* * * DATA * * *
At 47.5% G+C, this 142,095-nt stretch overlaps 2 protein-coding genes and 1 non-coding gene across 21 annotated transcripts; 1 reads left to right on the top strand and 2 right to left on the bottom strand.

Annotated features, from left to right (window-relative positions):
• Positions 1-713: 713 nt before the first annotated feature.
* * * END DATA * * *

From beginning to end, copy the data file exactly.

At 47.5% G+C, this 142,095-nt stretch overlaps 2 protein-coding genes and 1 non-coding gene across 21 annotated transcripts; 1 reads left to right on the top strand and 2 right to left on the bottom strand.

Annotated features, from left to right (window-relative positions):
• Positions 1-713: 713 nt before the first annotated feature.